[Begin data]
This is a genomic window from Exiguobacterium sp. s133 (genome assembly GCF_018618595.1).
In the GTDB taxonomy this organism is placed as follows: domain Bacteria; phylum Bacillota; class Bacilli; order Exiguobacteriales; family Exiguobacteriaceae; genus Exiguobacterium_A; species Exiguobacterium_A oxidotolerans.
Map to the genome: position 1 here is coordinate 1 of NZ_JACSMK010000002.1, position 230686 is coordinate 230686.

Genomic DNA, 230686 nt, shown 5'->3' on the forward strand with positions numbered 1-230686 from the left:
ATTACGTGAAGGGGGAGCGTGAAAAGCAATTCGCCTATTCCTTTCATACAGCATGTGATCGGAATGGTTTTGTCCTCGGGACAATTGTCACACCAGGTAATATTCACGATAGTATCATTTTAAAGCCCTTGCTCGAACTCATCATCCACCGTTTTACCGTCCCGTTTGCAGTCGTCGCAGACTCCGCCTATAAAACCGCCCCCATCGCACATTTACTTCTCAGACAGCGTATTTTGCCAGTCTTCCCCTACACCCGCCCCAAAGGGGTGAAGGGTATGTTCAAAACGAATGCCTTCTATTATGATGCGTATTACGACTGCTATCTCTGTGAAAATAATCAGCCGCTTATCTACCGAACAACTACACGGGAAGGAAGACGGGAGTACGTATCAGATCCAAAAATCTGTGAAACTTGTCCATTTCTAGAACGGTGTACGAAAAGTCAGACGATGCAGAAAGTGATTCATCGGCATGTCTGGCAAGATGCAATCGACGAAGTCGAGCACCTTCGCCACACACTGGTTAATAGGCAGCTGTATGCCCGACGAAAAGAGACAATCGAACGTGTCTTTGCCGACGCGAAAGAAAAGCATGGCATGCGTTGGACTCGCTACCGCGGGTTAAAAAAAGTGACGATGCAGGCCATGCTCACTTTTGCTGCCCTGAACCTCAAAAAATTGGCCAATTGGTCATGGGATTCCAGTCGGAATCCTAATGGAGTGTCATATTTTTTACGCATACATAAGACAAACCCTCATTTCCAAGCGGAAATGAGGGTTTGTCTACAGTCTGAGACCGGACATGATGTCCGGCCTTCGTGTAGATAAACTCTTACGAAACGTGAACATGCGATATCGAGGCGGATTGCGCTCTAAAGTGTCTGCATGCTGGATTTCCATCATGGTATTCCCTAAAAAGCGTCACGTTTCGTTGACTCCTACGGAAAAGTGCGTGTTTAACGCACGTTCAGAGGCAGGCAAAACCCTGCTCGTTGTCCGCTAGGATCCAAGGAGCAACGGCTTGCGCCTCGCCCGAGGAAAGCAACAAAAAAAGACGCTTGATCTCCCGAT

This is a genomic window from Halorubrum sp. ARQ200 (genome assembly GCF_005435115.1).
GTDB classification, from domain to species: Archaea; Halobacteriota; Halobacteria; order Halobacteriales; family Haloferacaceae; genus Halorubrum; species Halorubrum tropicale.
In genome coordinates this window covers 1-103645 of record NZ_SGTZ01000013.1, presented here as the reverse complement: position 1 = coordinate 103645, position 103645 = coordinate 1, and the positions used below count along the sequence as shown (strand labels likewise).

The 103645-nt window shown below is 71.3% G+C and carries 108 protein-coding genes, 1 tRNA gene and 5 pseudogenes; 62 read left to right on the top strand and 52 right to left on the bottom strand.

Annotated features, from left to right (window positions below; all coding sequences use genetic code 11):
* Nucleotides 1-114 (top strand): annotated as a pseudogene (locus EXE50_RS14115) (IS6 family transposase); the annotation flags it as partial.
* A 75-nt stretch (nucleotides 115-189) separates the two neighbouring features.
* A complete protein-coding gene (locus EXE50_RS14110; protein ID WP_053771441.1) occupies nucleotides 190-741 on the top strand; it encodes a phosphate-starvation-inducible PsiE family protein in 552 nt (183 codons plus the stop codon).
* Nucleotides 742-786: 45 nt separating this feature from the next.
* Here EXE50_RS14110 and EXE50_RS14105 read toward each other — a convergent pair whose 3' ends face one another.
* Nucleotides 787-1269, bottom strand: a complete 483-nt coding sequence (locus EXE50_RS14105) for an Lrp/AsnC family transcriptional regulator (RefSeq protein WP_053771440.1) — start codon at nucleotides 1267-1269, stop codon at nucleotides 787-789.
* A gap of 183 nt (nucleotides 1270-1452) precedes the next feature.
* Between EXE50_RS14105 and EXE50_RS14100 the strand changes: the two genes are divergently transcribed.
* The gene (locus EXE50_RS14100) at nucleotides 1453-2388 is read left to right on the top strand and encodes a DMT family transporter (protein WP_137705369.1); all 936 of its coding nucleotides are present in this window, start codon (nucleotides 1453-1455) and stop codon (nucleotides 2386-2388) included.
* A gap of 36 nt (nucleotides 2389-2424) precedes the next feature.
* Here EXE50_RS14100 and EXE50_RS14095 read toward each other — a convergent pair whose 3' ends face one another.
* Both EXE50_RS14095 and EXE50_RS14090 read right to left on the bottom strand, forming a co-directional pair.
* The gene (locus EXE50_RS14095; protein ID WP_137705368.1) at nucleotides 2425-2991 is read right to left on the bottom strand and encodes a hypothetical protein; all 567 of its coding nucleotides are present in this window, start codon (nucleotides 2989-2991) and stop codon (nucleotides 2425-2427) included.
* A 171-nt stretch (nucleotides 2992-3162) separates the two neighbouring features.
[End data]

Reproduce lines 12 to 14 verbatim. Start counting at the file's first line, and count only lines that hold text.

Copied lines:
* A 75-nt stretch (nucleotides 115-189) separates the two neighbouring features.
* A complete protein-coding gene (locus EXE50_RS14110; protein ID WP_053771441.1) occupies nucleotides 190-741 on the top strand; it encodes a phosphate-starvation-inducible PsiE family protein in 552 nt (183 codons plus the stop codon).
* Nucleotides 742-786: 45 nt separating this feature from the next.